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Julia Rizzo

Julia Rizzo

New to NaturallyCurly.com is CurlyTeen Scene, a column especially for curly teens. Julia Rizzo is a teenager living in Central New York. When not writing, she enjoys acting, reading and snow skiing. She has loved writing as long as she can remember, and plans to pursue a career in English. She hopes her column will provide encouragement and inspire girls to love their curly hair.

I was flipping through the channels on TV the other day and came upon QVC where a man in a slicked-back ponytail was pitching a very expensive straightening iron and line of straightening products, extolling their merits by 'transforming' one curly haired model after another.

He could have been pitching other types of products to reduce frizz and define curl, but instead it seems there's a better market for getting rid of it all together. This made me think back to the previous week. I was skiing with my family and as I came into the lodge and took off my hat, two women came and complimented me on my hair.

"It's so bouncy!" one said. "Mine's so flat."

"Wouldn't you just die for that volume?" exclaimed her friend.

This left me wondering why we pay so much to change something that is not only an integral part of who we are, but also something that other people think is beautiful?

In response to last month's debut column, my first question was from a mom who wonders just that: 'I'm the mom of a 13-year-old girl and she hates her hair. She wants to get thermal transitioning and won't even attempt to let it go natural. She has such beautiful curls and I think she would grow to love it with the right cut and products. It sure would save a lot of time, money and heartache! How do I help her see that her curls are an asset?'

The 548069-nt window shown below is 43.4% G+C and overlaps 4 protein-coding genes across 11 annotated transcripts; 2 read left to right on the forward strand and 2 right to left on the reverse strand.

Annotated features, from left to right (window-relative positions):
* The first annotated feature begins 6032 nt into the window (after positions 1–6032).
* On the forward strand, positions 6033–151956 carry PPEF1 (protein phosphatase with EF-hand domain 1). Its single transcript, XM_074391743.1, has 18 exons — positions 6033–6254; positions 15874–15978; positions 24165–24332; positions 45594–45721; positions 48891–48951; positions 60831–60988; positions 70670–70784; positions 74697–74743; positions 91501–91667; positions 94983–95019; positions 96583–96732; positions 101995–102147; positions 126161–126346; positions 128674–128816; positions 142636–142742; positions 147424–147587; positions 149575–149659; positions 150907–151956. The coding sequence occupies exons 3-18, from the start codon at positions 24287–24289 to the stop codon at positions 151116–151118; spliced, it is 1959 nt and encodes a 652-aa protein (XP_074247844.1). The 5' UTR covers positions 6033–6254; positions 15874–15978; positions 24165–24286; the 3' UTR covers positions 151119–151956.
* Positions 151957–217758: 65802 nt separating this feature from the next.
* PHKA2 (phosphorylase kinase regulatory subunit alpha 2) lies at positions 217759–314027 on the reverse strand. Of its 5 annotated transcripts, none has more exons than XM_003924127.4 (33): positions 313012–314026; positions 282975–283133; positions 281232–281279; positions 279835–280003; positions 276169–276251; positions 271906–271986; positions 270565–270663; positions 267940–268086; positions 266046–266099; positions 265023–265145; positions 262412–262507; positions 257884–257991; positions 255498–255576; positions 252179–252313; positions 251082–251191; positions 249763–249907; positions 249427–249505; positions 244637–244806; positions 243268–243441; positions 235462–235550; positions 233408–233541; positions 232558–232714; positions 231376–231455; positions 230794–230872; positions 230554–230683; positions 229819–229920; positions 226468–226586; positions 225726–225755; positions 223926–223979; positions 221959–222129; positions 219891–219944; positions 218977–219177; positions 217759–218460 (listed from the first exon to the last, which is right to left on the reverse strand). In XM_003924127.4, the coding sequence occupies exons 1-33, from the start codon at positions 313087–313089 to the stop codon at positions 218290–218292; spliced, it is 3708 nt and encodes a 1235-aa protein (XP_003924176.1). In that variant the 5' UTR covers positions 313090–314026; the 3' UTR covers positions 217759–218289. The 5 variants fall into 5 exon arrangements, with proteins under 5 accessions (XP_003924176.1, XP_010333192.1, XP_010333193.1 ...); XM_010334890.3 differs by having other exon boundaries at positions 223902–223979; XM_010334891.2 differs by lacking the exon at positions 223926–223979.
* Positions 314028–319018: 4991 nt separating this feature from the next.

When I first entered my current school, I was twelve and self-conscious about my hair. I went out and bought a straightening iron and tried to get the look other girls had naturally. What I found was that it didn't look as good as I thought it would, and it didn't make me feel any more confident. In fact, my friends told me I looked too different! My mom was also a great influence. She helped me find products that worked well and promoted my efforts to take care of my hair. As I've grown older, I have realized (as you have) that curly hair is an asset. I think you are already on the right track in helping her to see it's just one part of her, but a part she should love! As I get older, the attitudes of the girls around me are changing.

Another reader, Jenn, asked: 'Do you see more of your curly friends letting their hair go curly or are most curlies still straightening at your high school?'

I find that in my high school many of the girls are discovering the bounce and spunk of their curly hair. While a few do still straighten, many are forgoing the drying effects of a straightening iron in favor of their natural hair. In my high school, as girls rise in grade level, fewer and fewer straighten their hair as they learn to better care for, and then embrace it. Plus, they've discovered curly hair can be fun and versatile.High school is a great time to experiment with all the creative and different ways you can wear it.

Stay curly and keep those questions coming!

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